So you finally landed a new job. You made it through the interview process and they liked you. But now your first day on the job is coming soon and you are freaking out. Maybe you have already started your new job and you find that you are a nervous wreck. You want to keep this job but you fear your anxiety is going to jeopardize your ability to perform. Believe me I have been there. Getting a new job ranks up there as one of the more anxiety producing events in one’s life. And nowadays we may be faced with the probability that we will have multiple new jobs in our future due to a weak economy.
So how do we cope with new job anxiety?
Know that you are not alone.
It may seem like you are the only one who is suffering from anxiety over your new job. But you are not the only one. Many of our members here have asked questions about how to cope with their job anxiety. Maybe some of the answers given can help you.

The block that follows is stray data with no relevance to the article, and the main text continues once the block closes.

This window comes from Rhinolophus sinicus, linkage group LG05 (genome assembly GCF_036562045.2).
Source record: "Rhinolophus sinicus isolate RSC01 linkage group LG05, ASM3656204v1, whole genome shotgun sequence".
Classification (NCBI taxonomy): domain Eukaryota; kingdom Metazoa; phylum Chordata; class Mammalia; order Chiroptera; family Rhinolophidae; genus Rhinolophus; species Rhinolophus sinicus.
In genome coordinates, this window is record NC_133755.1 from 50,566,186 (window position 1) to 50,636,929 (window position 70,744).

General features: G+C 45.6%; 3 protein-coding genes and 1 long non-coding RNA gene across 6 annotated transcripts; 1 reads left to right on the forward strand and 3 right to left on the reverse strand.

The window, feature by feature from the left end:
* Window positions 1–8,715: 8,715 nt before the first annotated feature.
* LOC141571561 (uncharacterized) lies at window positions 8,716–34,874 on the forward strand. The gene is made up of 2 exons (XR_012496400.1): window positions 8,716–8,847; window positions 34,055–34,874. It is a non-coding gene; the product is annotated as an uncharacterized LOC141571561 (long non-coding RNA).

Remember your strengths.
If you got this far in the hiring process then there is a reason. Your employer must see something of great value in your resume and in how you presented yourself during your interview. Read over your resume and take pride in your accomplishments. Nobody can take those successes away from you. On your new job you can build upon those strengths and capabilities.
Don’t place pressure on yourself to be perfect on day one.
One of the fears I had when starting a new job is that I had to know everything in one day. Most employers are not going to expect perfection as you learn your job. It will take time. Observe and ask questions if you are unsure. Don’t be so afraid of making a mistake that you don’t initiate performing some duties on your own. Everyone starts off as a newbie. Even people who have been at their job for years and years have to learn new skills to keep up. It is all a process. Don’t beat yourself up if you don’t know everything on the first day or even the first weeks.
Take your time to assess the social climate of your work place.